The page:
In 1987, at a family arcade in New Jersey, I’d hoarded enough Skee-ball tickets for a real prize—not just some ratty stuffed animal. I claimed my bounty with fervor: a single-tape boombox small enough to keep under the covers and muffle the sounds of my parents’ endless fighting. In the dark, the volume at just one bar, I’d lie with my ear pressed against the speaker mesh, my index finger poised, waiting to hit record on any of the groups I loved—Lisa Lisa and Cult Jam, Exposé, Kool & The Gang. Then I’d spend hours sleuthing out each nuanced lyric, the staccato start and stops, until the vocals faded and the tapes finally gave out.

A year later, in the neighborhood of 3 a.m., I awoke to a smashing sound against the wall I shared with my parents, so I turned to my radio, moving the metal knob an imperceptible hair at a time until I stumbled on the local college station. The sounds I heard changed everything. A baritone DJ yelled, “This one’s for Saddam Hussein. Fuck you!” Then four ticks of drumsticks before the furious guitar of “Chemical Warfare” began. I was so stunned that I didn’t hit record immediately—unblinking in the dark, muscles stiff—but a few bars in, I scrambled to press that red square.

Songs Of Our Lives: Dead Kennedys’ “Chemical Warfare” by Lisa Nikolidakis.
“I signed off from Facebook at the beginning of October 2013. The feeling was that this would be temporary: a self-imposed, month-long break from the crowning time-suck network of the virtual world. But then a funny thing happened during that month. I didn’t miss it.”

Face-Off: Facebook Vs. Reality by Bibi Deitz.

(Tumblr > Facebook.)

“I am seventeen years old, and getting drunk is still a novelty. It has only recently occurred to me that my mother won’t think to check my breath if I’m coming straight home from work, which, for the past four summers, has been at a yacht club’s gourmet snack bar on the Long Island Sound, where I serve buffalo chicken wraps to the children of millionaires. My boss, Jack, is a temperamental but otherwise fully functioning drunk who works the system to get himself fourteen hours’ worth of free beers every day; sometimes he is feeling generous, and he spreads the love around.”
Summer Job Diariest by Shannon Keating.

Do you remember the first magic trick you ever saw? It was probably your weird Uncle Rob who your mom doesn’t let you sit alone with at Thanksgiving who showed you the one where you pull his finger.

Magic is a beautiful thing, even your uncle’s farts. Magic’s especially beautiful for children, because when you’re a child, everything is magic.

Jack Of Hearts by Michael Wong.
“Here is what we know: we plan to find out that we are pregnant while we are lounging in the decadence that is San Sebastian, Spain.”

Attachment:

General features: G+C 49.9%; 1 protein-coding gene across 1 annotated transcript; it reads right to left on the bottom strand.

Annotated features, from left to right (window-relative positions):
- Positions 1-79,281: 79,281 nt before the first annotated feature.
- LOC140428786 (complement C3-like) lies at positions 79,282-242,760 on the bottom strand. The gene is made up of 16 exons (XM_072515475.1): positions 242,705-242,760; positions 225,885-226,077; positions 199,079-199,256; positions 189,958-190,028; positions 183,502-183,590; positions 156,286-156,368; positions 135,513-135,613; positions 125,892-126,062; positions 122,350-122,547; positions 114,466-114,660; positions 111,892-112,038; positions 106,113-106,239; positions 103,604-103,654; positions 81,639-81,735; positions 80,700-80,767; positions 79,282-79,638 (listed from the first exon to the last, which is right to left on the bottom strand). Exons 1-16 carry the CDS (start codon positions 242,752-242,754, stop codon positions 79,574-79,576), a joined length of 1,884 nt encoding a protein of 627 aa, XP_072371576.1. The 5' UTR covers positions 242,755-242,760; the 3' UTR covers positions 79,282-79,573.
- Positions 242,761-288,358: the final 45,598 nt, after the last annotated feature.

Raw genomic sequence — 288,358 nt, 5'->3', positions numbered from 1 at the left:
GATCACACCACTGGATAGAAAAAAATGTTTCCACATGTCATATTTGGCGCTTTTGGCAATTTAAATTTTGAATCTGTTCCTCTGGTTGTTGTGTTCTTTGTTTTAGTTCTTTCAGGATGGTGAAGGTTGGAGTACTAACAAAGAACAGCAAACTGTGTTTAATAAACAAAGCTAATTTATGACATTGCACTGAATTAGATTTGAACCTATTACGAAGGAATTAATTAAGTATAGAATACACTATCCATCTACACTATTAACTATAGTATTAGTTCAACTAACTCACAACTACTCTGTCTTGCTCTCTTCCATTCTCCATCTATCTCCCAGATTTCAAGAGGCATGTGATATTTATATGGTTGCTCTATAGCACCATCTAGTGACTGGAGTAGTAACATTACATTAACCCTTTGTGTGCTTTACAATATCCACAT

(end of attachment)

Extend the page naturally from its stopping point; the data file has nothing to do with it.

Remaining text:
“To my surprise, I loved L.A., especially in January and February—months which, back in New York and Ohio, had always walloped me with a serious dose of seasonal affective disorder. So there was the sun and also—perhaps more importantly—there was KCRW, Southern California’s NPR outlet as well as the home of Nic Harcourt’s toweringly great Morning Becomes Eclectic every weekday from nine to noon. Each morning, Nic would unleash a steady stream of yet-to-be-discovered gems that—in those medieval pre-Shazam days—had you leaning in extra hard to catch the name of the song and artist in Nic’s soothing Aussie baritone when it was over.”
“Every athlete, when they lose their skill, they lose a big part of themselves, a part that they’ve built their life around, that has been a huge part of their purpose, self-esteem, identity,” Nash says early in the series. “So when the skill or ability goes, it’s like there’s been a death.”
— Hal Sundt writes about Steve Nash, The Finish Line and Seconds or Less in Over The Hill.
“Let me be an encyclopedia, an archive. Here are more facts: you can eat birch—its leaves are rich in vitamin C and the inner bark ground into flour is a famine food, a last resort. Birch sap can be crystallized into sugar or fermented into wine. Herbalists prescribe spring buds to treat fevers and you can soak the bark and make a cast to set broken bones. Birch tar is used to treat skin ailments; conversely, it’s the base for glue on arrows when you wish to send a swift sharpness through the air. And so birch is—like everything—capable of both healing and harm.”
“Bluets becomes a space for desire (thwarted), for mystery, for obscurity and unattainability. To explore the space where these intersect in Nelson is the project of the book.”
— Katie Schmid writes about The Last Book I Loved: Maggie Nelson’s Bluets.
“It’s not, of course, the single, isolated events that haunt us, it is those quiet, cumulative ones that slowly wear us down. Jackson’s language is never dramatic or over-the top, something I could’ve easily shaken off and disregarded. There is only the quiet of what is—doors that don’t stay open, sounds only certain people hear, townfolk that refuse to talk about the house at all.

More than what’s happening in the physical space, I’m unnerved with what I see happening physiologically between characters, within characters. Don’t let yourself go there, I think more than once. Don’t believe that.
— S. Hope Mills writes about The Last Book I Loved: The Haunting Of Hill House.